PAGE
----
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Convicted of Abu Ghraib abuse
Torturer sent back to train Iraqi police

By Elizabeth Schulte | November 10, 2006 | Page 2

AN IRAQI prisoner cowering naked and terrified as a U.S. soldier sics a dog on him. This photo--along with others, for example, showing a hooded prisoner hooked up for electric shocks--exposed the barbarism of the U.S. occupation of Iraq for the world to see.

Nonetheless, the Army seems to have forgotten about the torture when it reassigned one of the soldiers handling the vicious dogs back to Iraq.

Sgt. Santos Cardona, a military policeman from Fullerton, Calif., who served in 2003 and 2004 at Abu Ghraib as a dog handler, was on his way back to Iraq last week. His new assignment was to help train local Iraqi police.

Cardona was brought before a military court earlier this year and convicted of dereliction of duty and aggravated assault. A military judge sentenced him to a fine and demotion in rank. Cardona spent no time behind bars, but served 90 days of hard labor at Fort Bragg, N.C.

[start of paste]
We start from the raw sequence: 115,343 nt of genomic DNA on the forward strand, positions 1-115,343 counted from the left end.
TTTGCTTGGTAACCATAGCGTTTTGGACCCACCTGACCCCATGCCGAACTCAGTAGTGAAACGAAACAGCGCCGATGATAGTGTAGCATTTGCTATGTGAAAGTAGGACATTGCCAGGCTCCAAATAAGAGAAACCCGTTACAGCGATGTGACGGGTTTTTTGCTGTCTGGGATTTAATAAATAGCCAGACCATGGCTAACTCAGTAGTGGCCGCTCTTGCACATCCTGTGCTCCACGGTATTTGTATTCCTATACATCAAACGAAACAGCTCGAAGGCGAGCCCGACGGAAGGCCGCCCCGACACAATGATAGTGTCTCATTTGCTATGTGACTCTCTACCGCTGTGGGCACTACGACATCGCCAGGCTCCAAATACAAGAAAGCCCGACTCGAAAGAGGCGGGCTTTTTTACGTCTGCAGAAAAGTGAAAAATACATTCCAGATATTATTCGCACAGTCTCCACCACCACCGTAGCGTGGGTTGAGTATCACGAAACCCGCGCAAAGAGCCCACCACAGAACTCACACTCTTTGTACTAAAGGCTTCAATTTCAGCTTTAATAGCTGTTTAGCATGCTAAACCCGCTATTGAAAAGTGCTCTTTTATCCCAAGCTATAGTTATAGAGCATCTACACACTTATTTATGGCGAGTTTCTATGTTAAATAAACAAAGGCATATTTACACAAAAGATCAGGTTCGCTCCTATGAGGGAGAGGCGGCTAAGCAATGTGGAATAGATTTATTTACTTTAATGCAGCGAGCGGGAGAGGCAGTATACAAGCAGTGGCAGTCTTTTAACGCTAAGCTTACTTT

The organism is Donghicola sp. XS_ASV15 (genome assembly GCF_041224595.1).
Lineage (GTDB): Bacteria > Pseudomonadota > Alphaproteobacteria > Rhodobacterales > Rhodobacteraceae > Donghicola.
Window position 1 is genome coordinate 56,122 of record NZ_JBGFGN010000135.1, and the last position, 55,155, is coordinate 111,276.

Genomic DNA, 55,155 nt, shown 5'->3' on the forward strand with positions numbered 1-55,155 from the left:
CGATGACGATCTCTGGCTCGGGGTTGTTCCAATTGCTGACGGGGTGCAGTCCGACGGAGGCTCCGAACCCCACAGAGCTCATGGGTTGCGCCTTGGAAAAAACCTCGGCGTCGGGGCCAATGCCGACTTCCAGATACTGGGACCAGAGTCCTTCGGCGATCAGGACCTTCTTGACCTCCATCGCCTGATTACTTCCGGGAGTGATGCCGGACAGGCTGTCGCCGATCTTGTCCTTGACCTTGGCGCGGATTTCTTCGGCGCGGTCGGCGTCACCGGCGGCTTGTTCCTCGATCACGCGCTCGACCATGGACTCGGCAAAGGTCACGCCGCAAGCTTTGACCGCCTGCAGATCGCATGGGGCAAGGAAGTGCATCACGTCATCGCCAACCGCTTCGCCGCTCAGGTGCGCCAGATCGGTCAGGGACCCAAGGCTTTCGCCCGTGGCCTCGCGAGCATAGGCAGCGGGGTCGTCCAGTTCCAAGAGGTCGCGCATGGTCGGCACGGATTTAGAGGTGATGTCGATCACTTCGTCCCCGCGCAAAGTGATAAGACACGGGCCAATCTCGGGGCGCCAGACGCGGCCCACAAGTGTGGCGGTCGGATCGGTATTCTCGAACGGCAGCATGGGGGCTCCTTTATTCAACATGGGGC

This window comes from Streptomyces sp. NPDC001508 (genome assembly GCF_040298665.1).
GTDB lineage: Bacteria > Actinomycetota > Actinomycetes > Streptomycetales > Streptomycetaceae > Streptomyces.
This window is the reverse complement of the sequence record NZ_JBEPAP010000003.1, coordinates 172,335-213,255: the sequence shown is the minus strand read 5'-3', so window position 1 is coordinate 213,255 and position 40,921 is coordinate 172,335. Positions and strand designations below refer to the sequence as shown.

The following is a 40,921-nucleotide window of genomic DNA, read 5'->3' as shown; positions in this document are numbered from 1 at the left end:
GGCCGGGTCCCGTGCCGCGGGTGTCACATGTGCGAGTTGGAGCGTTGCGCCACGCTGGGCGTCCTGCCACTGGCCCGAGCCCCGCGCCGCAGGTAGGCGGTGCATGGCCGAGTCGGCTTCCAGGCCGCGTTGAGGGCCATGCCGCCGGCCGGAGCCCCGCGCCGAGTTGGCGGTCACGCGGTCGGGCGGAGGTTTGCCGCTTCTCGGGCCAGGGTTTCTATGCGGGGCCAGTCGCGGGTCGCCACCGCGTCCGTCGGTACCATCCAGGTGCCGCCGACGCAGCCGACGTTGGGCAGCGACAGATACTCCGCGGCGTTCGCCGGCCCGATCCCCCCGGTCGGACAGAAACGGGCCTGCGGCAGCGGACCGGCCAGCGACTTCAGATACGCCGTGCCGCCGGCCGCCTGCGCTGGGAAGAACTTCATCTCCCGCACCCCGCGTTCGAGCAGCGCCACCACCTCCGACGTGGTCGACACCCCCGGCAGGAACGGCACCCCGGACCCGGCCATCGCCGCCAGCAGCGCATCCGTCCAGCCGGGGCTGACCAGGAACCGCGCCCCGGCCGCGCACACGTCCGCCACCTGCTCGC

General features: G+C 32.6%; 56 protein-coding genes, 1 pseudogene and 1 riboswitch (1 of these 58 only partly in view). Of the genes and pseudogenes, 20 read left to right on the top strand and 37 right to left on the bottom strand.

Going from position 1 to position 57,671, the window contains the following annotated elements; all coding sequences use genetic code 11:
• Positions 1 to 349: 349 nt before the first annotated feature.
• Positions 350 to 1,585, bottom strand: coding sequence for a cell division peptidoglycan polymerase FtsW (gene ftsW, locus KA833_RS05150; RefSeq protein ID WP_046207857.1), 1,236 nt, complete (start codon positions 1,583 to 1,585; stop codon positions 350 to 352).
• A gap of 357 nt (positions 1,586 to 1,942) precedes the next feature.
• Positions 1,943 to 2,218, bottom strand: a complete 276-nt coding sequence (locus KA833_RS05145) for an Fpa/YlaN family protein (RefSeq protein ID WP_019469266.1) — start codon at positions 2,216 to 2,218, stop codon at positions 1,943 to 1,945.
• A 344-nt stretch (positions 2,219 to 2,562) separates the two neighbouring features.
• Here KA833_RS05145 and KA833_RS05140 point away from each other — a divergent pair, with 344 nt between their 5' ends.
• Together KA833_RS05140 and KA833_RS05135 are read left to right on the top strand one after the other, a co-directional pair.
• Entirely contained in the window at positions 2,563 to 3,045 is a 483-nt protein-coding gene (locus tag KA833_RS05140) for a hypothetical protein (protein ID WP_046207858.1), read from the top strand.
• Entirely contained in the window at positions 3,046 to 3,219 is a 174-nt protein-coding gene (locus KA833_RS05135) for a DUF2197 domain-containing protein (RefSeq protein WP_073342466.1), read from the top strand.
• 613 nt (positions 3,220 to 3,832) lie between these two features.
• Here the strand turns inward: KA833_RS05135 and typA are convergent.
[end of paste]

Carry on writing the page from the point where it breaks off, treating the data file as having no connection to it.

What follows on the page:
The court acquitted Cardona of seven charges, including attempts to harass a prisoner with his dog. His lawyers argued that Cardona should not be punished because his actions were condoned, if not approved, by officers in charge of the prison and senior Army officials.

After an article about the soldier's return to Iraq appeared in Time magazine November 2, the Army announced that it had canceled Cardona's redeployment. According to an Army press release, Cardona is currently in Kuwait with his unit, the 23rd Military Police Company. His specific duties have not yet been determined.

The Army says that it was concerned about Cardona's safety, since he is easily identified as one of the abusers at Abu Ghraib.

But the outrage of putting a soldier who attacked Iraqi prisoners with vicious dogs in charge of training Iraq's police seemed lost on military officials. "This is America spitting in our face," Imad al-Hashimi, a Baghdad pediatrician, told Time. "The sheer arrogance of it is unbelievable."

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